- Budget gaming builds. Running a GTX 1050 Ti or lower? An i3 processor will be great for you, providing the performance you need to push your graphics card to its limits without bottlenecking your system. However, you may still struggle with modern CPU-intensive games.
Is the Intel Core i3 too little for my usage scenarios?
Worried the i3 might not be enough for you? Here are some situations where it won’t be:
- Hardcore gaming. If you’re running a GTX 1060 or better, an i3 will bottleneck your system. If this is the case, you should either upgrade to an i5 or tone down your GPU selection and put the spare cash elsewhere in your budget, like an SSD or a larger HDD. Additionally, don’t expect to push eSports titles to 144hz or play modern games at high settings with reliable 60FPS performance.
- Streaming on Twitch. If you fancy yourself a livestreamer, you need to buy a high-end i5 or an i7. Streaming on Twitch while maintaining acceptable in-game performance would be pretty much impossible with an i3 CPU, and for that reason, we strongly recommend against it.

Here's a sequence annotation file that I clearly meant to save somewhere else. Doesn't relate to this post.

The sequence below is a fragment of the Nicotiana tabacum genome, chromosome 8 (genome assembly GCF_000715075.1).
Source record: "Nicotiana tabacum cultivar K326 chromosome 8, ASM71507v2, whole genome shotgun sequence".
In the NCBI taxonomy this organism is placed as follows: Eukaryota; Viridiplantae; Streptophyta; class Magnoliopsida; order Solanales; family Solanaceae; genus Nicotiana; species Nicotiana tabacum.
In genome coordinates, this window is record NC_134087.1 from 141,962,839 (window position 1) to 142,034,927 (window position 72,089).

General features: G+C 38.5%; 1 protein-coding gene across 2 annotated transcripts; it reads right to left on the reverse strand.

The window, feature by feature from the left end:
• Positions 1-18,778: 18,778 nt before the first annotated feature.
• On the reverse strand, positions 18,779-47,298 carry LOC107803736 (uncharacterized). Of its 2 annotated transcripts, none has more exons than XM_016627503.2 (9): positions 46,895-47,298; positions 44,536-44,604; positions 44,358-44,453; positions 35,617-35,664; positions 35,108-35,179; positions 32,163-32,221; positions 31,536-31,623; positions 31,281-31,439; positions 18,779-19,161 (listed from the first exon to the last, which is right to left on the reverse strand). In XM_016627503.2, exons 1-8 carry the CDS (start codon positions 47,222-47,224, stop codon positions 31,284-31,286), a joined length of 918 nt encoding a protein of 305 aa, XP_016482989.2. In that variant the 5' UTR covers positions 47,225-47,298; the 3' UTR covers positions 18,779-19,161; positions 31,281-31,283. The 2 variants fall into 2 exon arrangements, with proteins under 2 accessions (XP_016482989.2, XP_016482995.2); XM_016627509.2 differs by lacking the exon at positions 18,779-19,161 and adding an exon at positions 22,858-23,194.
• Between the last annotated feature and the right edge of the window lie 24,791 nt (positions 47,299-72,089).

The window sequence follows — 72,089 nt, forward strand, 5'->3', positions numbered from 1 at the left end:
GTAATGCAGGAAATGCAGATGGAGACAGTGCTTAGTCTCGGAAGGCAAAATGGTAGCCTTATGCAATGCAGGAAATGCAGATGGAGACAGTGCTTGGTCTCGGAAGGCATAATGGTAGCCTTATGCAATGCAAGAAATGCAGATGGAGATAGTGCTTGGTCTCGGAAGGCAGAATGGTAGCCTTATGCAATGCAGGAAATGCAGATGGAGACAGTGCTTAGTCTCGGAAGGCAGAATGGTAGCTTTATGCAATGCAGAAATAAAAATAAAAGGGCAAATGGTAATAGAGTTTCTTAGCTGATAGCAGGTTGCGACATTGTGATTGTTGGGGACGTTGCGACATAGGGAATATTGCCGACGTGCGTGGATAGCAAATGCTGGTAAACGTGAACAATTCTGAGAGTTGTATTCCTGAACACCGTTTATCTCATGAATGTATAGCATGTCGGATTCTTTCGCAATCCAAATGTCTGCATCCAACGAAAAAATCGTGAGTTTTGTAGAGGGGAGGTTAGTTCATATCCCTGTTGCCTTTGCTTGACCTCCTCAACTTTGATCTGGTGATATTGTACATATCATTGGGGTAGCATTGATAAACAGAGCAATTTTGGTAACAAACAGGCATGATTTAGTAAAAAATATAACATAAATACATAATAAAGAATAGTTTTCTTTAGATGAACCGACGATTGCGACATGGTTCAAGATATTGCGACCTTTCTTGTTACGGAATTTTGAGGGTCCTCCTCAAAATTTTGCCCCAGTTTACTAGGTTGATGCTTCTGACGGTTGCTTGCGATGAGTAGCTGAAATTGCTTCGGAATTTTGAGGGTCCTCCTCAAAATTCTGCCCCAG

- Rendering video. Even outside of real-time scenarios, an i3 will be dreadfully slow for rendering video, especially when compared to an i5 or i7. It will work in a pinch, but you really shouldn’t do it if you need to render video on a regular basis.
- Core Count – 2 (4 with hyperthreading)
- Speed – 3.70 GHz
- Integrated Graphics – Intel HD Graphics 530 with 4K support
First up is our first budget pick, the i3-6100. While a few generations behind, this CPU is still a worthwhile buy for gamers on a budget and isn’t quite obsolete yet. There are cheaper i3s out there- new and used- but those chips are so old at this point that from a performance and upgradability standpoint, buying them in 2018 would be a truly horrible decision.